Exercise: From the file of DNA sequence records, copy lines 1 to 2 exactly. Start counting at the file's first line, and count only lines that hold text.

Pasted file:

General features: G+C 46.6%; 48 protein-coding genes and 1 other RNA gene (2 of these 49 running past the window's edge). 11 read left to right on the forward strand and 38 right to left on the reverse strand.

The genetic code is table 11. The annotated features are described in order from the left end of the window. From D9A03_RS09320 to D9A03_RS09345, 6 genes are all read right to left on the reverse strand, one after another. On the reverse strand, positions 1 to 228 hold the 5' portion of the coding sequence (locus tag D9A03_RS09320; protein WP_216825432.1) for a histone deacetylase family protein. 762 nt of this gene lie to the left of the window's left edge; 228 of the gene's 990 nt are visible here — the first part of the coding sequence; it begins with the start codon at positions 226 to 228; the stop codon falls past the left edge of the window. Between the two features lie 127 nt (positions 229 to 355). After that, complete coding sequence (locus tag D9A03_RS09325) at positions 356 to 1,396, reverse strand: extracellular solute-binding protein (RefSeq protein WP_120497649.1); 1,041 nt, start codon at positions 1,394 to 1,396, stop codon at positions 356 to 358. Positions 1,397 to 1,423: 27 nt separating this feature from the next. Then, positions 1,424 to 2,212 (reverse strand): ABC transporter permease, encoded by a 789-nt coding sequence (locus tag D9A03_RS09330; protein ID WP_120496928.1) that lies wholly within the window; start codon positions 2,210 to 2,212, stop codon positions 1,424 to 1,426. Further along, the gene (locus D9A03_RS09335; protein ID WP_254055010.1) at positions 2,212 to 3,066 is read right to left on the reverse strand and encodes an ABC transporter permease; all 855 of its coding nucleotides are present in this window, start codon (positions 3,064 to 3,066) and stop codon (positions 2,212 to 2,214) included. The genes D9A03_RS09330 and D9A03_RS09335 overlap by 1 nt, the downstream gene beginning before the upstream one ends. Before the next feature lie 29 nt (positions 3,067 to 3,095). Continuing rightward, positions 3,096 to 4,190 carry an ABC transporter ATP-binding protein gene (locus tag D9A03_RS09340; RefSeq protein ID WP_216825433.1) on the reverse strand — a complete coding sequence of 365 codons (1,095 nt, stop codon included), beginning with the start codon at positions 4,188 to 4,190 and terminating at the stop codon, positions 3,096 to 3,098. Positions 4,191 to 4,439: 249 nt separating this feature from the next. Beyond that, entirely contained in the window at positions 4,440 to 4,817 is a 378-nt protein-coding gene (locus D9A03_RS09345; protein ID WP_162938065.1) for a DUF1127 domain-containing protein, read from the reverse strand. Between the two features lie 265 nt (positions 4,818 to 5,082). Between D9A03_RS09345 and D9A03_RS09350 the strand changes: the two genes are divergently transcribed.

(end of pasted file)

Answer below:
General features: G+C 46.6%; 48 protein-coding genes and 1 other RNA gene (2 of these 49 running past the window's edge). 11 read left to right on the forward strand and 38 right to left on the reverse strand.

The genetic code is table 11. The annotated features are described in order from the left end of the window. From D9A03_RS09320 to D9A03_RS09345, 6 genes are all read right to left on the reverse strand, one after another. On the reverse strand, positions 1 to 228 hold the 5' portion of the coding sequence (locus tag D9A03_RS09320; protein WP_216825432.1) for a histone deacetylase family protein. 762 nt of this gene lie to the left of the window's left edge; 228 of the gene's 990 nt are visible here — the first part of the coding sequence; it begins with the start codon at positions 226 to 228; the stop codon falls past the left edge of the window. Between the two features lie 127 nt (positions 229 to 355). After that, complete coding sequence (locus tag D9A03_RS09325) at positions 356 to 1,396, reverse strand: extracellular solute-binding protein (RefSeq protein WP_120497649.1); 1,041 nt, start codon at positions 1,394 to 1,396, stop codon at positions 356 to 358. Positions 1,397 to 1,423: 27 nt separating this feature from the next. Then, positions 1,424 to 2,212 (reverse strand): ABC transporter permease, encoded by a 789-nt coding sequence (locus tag D9A03_RS09330; protein ID WP_120496928.1) that lies wholly within the window; start codon positions 2,210 to 2,212, stop codon positions 1,424 to 1,426. Further along, the gene (locus D9A03_RS09335; protein ID WP_254055010.1) at positions 2,212 to 3,066 is read right to left on the reverse strand and encodes an ABC transporter permease; all 855 of its coding nucleotides are present in this window, start codon (positions 3,064 to 3,066) and stop codon (positions 2,212 to 2,214) included. The genes D9A03_RS09330 and D9A03_RS09335 overlap by 1 nt, the downstream gene beginning before the upstream one ends. Before the next feature lie 29 nt (positions 3,067 to 3,095). Continuing rightward, positions 3,096 to 4,190 carry an ABC transporter ATP-binding protein gene (locus tag D9A03_RS09340; RefSeq protein ID WP_216825433.1) on the reverse strand — a complete coding sequence of 365 codons (1,095 nt, stop codon included), beginning with the start codon at positions 4,188 to 4,190 and terminating at the stop codon, positions 3,096 to 3,098. Positions 4,191 to 4,439: 249 nt separating this feature from the next. Beyond that, entirely contained in the window at positions 4,440 to 4,817 is a 378-nt protein-coding gene (locus D9A03_RS09345; protein ID WP_162938065.1) for a DUF1127 domain-containing protein, read from the reverse strand. Between the two features lie 265 nt (positions 4,818 to 5,082). Between D9A03_RS09345 and D9A03_RS09350 the strand changes: the two genes are divergently transcribed.